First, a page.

Yeah. Well, that’s, that’s a difficult one. I think already said, when people say something’s not funny, they’re generally confusing their opinion with fact,and there’s certain things I don’t find funny, such as banter. it’s not so much the, idea of banter, which is what everybody does is what we do, taking the piss out each other. But it is recognising it as banter and calling it banter or even worse bants, If there’s ever a bigger turn off. I think, again, you can tel I spend a certain amount of time on dating apps. But you know together with GSOH must have good bants.

Paul Zenon (54:10):

Swipe left, you know? So yeah, the idea that you are somehow good at it when, again, that shows that you’re not it’s, it’s kind of a, it’s a real red light, isn’t it?

Paul Boross (54:25):

Yeah. Oh God, the word bants just made me wince. It had a visceral effect on me, to be honest with you.You’ve, I think done hundreds now of episodes of Countdown as a guest in dictionary corner. What word makes you laugh?

Paul Zenon (54:46):

Well obviously on Cuntdown any rude one, you know, Rachel’s face as it appears letter by letter. a consonant V. a vowel, A. A consonant G. Yeah. It’s normally just off by one. You just don’t quite get there whatever. But I remember what made me laugh was John Cooper, Clark being – who I’m a a big fan of – got asked what his favourite word was, and it was more his accent than anything that he went…he paused for a moment and went lucrative. That’s good. It’s kind of, self-contained the thought process within that answer, isn’t it? You know?

Speaker 4 (55:32):

Yeah. Yeah.

Paul Boross (55:33):

Brilliant, brilliant. What sound makes you laugh?

Paul Boross (55:38):

Well did a very specific sound that made me laugh for a while back where I was in a pub strangely, very rare for me, with a female friend of mine and she went to the loo and came back, crying, laughing, and so I went and checked out myself and what she tell me was she, she got in there and she closed the door behind her and this voice went, hello. She went, hello, Nothing happens. So she opened the door again and she closed it and it turns out it was the hinge on the door. And I went and checked it and it was, it was actually, you know, it came out as a word. It was just a squeaky ‘hello’. So we just stood there for about half an hour and played with a door.

Paul Boross (56:29):

Well, well, that’s, that’s no defence, to be honest with you in court,

Paul Zenon (56:34):

Cottaging I think it’s called.

Paul Boross (56:36):

Exactly. Would you rather be considered clever or funny?

Paul Boross (56:42):

I’ll take either., I think probably clever, but then again, if someone calls you clever in this context, they might be suggesting that you’re not funny. it’s like saying, oh, you think you say something funny? Oh, you think you’re being clever? You know? Uh, I dunno. Do you need to be clever to be funny?

Paul Boross (57:09):

Well I think you probably do because to make those connections in your mind, most comedians I think are clever, have fast brains that can actually make those comedy connections very quickly. So maybe you need to be, as you say, clever in order to be funny.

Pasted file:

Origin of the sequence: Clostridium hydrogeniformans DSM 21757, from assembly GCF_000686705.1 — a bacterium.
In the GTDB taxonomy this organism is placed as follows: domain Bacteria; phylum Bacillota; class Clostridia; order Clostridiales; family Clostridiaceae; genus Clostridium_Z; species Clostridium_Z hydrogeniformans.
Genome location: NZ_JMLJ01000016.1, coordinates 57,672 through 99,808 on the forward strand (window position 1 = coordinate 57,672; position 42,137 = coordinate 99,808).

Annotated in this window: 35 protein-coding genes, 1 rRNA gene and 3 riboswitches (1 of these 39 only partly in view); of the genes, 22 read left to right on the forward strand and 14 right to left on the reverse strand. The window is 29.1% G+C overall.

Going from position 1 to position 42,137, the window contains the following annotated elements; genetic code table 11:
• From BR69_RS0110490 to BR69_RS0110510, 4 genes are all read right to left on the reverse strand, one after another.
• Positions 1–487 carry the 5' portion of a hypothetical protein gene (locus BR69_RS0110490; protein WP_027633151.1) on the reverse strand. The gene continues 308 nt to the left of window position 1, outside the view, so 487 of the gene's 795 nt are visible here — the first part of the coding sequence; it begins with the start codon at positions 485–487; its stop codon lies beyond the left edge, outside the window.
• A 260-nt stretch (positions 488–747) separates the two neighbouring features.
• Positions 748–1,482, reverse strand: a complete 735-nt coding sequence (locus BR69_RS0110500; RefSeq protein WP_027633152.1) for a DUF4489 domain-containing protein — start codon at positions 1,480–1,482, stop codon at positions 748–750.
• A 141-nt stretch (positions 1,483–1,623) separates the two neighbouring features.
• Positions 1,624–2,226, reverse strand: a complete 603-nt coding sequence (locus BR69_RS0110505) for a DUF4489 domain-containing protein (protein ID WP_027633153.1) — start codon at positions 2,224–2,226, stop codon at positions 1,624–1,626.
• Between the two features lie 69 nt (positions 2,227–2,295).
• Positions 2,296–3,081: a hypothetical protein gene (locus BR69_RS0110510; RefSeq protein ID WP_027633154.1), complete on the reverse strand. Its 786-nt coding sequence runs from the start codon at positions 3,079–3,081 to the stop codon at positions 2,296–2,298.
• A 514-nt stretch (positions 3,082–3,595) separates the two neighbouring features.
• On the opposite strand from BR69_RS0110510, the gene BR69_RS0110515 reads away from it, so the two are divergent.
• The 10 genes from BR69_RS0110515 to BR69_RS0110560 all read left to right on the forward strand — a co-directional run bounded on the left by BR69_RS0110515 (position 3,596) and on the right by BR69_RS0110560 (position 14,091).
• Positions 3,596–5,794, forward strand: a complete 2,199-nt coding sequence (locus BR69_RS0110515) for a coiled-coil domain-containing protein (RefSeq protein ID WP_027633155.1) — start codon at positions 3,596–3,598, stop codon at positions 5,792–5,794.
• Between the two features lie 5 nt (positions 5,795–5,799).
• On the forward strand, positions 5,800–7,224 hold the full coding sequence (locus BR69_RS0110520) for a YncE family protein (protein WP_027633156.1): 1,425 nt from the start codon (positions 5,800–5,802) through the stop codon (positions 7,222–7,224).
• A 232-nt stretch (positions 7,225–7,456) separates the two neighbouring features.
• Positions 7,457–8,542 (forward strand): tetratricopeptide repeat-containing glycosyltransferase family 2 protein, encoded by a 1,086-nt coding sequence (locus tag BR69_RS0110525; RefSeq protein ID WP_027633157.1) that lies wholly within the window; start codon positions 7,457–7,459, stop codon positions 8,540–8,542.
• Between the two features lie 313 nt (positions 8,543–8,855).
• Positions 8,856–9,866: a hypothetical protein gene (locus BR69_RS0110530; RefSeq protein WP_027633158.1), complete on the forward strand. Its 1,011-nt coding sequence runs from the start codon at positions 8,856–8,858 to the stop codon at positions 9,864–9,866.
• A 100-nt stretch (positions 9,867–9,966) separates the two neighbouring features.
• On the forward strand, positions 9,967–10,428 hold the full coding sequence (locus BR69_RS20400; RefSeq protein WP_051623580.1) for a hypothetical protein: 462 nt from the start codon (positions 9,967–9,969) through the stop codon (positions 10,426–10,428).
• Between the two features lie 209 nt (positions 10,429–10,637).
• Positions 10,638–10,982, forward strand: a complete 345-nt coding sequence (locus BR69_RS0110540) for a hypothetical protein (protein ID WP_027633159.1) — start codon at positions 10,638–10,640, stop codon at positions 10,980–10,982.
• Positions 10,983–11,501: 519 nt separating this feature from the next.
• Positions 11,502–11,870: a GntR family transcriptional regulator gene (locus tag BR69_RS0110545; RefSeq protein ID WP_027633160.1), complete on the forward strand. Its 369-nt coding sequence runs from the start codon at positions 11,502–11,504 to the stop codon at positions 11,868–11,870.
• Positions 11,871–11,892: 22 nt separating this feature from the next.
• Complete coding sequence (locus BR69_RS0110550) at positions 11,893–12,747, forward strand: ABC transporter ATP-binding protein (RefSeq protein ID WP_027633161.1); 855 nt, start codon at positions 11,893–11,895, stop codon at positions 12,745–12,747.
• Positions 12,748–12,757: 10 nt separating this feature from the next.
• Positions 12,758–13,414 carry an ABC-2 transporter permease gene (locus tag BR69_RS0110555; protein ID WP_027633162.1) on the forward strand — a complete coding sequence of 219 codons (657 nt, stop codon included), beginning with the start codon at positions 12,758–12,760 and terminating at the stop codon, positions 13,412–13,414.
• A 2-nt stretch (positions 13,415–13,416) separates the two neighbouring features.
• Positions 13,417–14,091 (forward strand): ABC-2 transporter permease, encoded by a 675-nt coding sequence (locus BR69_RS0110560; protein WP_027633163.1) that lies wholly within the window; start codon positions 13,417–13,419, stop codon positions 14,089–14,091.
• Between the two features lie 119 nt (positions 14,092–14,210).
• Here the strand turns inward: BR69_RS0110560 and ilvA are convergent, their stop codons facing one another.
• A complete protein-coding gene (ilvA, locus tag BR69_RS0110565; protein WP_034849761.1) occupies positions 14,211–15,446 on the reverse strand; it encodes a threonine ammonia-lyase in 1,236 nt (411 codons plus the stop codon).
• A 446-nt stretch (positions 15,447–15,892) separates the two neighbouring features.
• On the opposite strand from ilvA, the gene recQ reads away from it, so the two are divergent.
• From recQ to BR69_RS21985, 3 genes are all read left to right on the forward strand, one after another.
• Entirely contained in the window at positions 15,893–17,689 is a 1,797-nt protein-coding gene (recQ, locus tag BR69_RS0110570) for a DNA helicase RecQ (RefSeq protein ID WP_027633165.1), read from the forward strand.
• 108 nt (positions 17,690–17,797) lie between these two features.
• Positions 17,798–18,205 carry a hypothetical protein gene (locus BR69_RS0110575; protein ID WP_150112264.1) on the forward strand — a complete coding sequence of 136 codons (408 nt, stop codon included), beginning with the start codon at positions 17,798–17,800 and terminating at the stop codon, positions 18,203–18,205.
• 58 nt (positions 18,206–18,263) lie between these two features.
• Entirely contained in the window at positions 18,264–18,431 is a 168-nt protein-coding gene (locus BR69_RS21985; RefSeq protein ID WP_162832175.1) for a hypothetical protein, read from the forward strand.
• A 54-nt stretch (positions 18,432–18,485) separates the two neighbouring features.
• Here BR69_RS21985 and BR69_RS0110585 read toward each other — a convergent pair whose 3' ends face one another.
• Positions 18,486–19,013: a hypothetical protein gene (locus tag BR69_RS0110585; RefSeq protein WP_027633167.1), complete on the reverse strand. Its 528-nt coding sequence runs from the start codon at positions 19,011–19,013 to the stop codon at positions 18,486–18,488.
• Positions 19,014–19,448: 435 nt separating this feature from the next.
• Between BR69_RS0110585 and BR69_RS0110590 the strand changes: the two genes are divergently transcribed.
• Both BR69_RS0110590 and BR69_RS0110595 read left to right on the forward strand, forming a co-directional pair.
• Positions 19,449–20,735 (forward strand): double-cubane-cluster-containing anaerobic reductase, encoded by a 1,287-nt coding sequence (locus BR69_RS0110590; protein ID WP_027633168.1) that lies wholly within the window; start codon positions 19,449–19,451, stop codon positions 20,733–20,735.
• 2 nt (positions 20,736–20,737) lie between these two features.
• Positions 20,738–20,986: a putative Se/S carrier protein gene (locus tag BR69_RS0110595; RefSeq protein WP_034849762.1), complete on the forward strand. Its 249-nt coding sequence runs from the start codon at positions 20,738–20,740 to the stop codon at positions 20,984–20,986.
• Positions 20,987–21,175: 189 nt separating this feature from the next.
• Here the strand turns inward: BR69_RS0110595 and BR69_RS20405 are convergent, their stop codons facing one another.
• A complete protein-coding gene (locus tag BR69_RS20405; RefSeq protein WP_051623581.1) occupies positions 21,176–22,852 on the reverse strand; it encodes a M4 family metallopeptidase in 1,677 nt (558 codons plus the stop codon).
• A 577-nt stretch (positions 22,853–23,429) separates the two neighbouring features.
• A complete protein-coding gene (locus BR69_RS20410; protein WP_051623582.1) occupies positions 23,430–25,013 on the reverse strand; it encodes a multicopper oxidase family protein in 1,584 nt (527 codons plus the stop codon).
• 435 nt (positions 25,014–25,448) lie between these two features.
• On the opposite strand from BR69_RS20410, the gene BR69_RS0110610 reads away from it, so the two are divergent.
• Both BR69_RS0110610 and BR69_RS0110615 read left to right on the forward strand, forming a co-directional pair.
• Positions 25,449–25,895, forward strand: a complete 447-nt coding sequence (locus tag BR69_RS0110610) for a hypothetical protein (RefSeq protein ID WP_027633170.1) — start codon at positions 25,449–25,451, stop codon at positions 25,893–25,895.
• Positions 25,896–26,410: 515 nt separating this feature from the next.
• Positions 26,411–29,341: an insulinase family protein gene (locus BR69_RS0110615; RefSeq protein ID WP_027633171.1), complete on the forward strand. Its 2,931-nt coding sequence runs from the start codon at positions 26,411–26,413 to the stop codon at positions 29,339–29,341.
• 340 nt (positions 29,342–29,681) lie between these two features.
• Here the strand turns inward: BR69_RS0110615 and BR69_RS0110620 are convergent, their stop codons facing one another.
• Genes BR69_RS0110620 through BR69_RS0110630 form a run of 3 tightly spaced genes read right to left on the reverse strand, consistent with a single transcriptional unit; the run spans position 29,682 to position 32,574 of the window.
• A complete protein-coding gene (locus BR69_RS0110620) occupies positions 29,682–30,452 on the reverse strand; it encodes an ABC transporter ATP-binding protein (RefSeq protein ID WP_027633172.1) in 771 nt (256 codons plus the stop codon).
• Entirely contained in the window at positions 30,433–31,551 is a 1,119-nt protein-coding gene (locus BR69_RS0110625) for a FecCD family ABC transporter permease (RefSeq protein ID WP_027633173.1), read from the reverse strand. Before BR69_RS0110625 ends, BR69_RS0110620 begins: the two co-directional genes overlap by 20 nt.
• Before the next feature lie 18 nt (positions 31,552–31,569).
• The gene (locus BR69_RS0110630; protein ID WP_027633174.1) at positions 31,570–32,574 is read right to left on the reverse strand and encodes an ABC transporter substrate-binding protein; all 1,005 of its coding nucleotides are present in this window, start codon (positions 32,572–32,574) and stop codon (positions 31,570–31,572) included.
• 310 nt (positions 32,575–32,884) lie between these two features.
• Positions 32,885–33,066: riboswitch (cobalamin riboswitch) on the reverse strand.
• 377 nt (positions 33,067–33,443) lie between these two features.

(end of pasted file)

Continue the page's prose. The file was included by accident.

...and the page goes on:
Paul Boross (57:29):

Yeah. I think but I suppose it’s a bit like thing about intelligence. Some people, you don’t get intelligence through education you’re either inherently intelligent or not. but I think some people funny without being clever, but maybe they don’t realise it, you know, it might things like malapropisms or, you know or I heard someone a while back sort of said, and I only said this to her and she, and she literally bit my head off. And So she was being funny, but she certainly wasn’t clever,

Paul Boross (58:09):

Brilliant. And finally, Paul desert island gags, you can only take one joke with you to a desert island. What is it?

Paul Boross (58:19):

I dunno. I don’t really do jokes such, but it’s tricks with funny bits and all the rest of it, but I dunno, I’m kind of reminded of, well just cuz recently, Barry Cryer just passed, but one he used and I think I’ve heard Arthur Smith use it as well. So I dunno, probably Barry Cryer wrote it, I would imagine, but it was just a very simple short thing, a guy goes to the doctors and said, I dunno what’s wrong with me. I’ve kind of, I feel very kind of run down. I’ve been shouting at the wife and kids. I’ve been, you know, I’ve lost me appetite. I just got no energy and all rest of it. And um, the doctor said, well, um, you know, you’ve gotta stop masturbating. And he said, why is that? He said, cause I’m trying to examine you.

Paul Boross (59:16):

Oh brilliant. You see what you’ve proved is that you’re full of empathy and mischief. Paul Zenon thank you so much for being our guest on the Humourology podcast. Thank you. The Humurology podcast was hosted by Paul Boross and produced by Simon Banks, music by Steve Haworth, creative direction by Les Hughes and additional research by Helen Sykes. Please remember to subscribe like and leave a review wherever you get your podcasts. This has been a Big Sky production.